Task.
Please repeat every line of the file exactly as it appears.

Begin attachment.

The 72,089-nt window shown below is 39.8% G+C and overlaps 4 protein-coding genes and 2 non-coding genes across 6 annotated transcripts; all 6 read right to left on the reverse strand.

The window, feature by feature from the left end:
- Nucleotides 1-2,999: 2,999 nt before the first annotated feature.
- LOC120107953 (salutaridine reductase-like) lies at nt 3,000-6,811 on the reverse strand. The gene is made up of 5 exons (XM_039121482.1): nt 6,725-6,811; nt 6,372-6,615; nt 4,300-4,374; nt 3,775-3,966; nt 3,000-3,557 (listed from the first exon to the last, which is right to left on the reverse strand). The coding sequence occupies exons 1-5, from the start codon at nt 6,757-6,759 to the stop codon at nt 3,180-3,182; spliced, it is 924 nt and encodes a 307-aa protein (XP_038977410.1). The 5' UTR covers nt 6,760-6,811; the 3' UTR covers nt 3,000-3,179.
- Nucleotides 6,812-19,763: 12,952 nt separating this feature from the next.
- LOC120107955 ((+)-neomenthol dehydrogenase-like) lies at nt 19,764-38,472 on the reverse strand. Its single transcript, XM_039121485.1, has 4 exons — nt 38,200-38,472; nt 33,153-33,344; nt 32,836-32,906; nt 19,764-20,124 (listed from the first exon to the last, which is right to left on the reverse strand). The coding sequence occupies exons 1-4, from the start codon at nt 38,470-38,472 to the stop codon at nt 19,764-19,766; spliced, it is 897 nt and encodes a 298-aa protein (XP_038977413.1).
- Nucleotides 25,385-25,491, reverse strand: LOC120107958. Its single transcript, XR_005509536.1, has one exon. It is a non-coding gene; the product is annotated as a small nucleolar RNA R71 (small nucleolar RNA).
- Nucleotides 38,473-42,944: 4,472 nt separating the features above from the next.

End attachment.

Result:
The 72,089-nt window shown below is 39.8% G+C and overlaps 4 protein-coding genes and 2 non-coding genes across 6 annotated transcripts; all 6 read right to left on the reverse strand.

The window, feature by feature from the left end:
- Nucleotides 1-2,999: 2,999 nt before the first annotated feature.
- LOC120107953 (salutaridine reductase-like) lies at nt 3,000-6,811 on the reverse strand. The gene is made up of 5 exons (XM_039121482.1): nt 6,725-6,811; nt 6,372-6,615; nt 4,300-4,374; nt 3,775-3,966; nt 3,000-3,557 (listed from the first exon to the last, which is right to left on the reverse strand). The coding sequence occupies exons 1-5, from the start codon at nt 6,757-6,759 to the stop codon at nt 3,180-3,182; spliced, it is 924 nt and encodes a 307-aa protein (XP_038977410.1). The 5' UTR covers nt 6,760-6,811; the 3' UTR covers nt 3,000-3,179.
- Nucleotides 6,812-19,763: 12,952 nt separating this feature from the next.
- LOC120107955 ((+)-neomenthol dehydrogenase-like) lies at nt 19,764-38,472 on the reverse strand. Its single transcript, XM_039121485.1, has 4 exons — nt 38,200-38,472; nt 33,153-33,344; nt 32,836-32,906; nt 19,764-20,124 (listed from the first exon to the last, which is right to left on the reverse strand). The coding sequence occupies exons 1-4, from the start codon at nt 38,470-38,472 to the stop codon at nt 19,764-19,766; spliced, it is 897 nt and encodes a 298-aa protein (XP_038977413.1).
- Nucleotides 25,385-25,491, reverse strand: LOC120107958. Its single transcript, XR_005509536.1, has one exon. It is a non-coding gene; the product is annotated as a small nucleolar RNA R71 (small nucleolar RNA).
- Nucleotides 38,473-42,944: 4,472 nt separating the features above from the next.